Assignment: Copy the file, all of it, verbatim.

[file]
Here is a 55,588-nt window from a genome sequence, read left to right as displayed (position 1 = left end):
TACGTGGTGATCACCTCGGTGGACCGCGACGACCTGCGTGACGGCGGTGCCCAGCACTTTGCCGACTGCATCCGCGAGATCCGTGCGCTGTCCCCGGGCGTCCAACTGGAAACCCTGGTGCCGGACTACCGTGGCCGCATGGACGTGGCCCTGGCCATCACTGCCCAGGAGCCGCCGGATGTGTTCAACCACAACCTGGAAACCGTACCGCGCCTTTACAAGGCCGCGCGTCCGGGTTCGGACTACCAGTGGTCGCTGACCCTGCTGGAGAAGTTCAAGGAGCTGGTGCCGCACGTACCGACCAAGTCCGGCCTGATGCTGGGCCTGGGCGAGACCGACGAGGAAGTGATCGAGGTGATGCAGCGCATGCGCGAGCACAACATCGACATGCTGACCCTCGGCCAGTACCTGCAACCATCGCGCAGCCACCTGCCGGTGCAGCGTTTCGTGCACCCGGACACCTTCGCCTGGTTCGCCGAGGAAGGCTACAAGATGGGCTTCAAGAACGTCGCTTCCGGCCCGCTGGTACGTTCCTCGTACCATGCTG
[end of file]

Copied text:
Here is a 55,588-nt window from a genome sequence, read left to right as displayed (position 1 = left end):
TACGTGGTGATCACCTCGGTGGACCGCGACGACCTGCGTGACGGCGGTGCCCAGCACTTTGCCGACTGCATCCGCGAGATCCGTGCGCTGTCCCCGGGCGTCCAACTGGAAACCCTGGTGCCGGACTACCGTGGCCGCATGGACGTGGCCCTGGCCATCACTGCCCAGGAGCCGCCGGATGTGTTCAACCACAACCTGGAAACCGTACCGCGCCTTTACAAGGCCGCGCGTCCGGGTTCGGACTACCAGTGGTCGCTGACCCTGCTGGAGAAGTTCAAGGAGCTGGTGCCGCACGTACCGACCAAGTCCGGCCTGATGCTGGGCCTGGGCGAGACCGACGAGGAAGTGATCGAGGTGATGCAGCGCATGCGCGAGCACAACATCGACATGCTGACCCTCGGCCAGTACCTGCAACCATCGCGCAGCCACCTGCCGGTGCAGCGTTTCGTGCACCCGGACACCTTCGCCTGGTTCGCCGAGGAAGGCTACAAGATGGGCTTCAAGAACGTCGCTTCCGGCCCGCTGGTACGTTCCTCGTACCATGCTG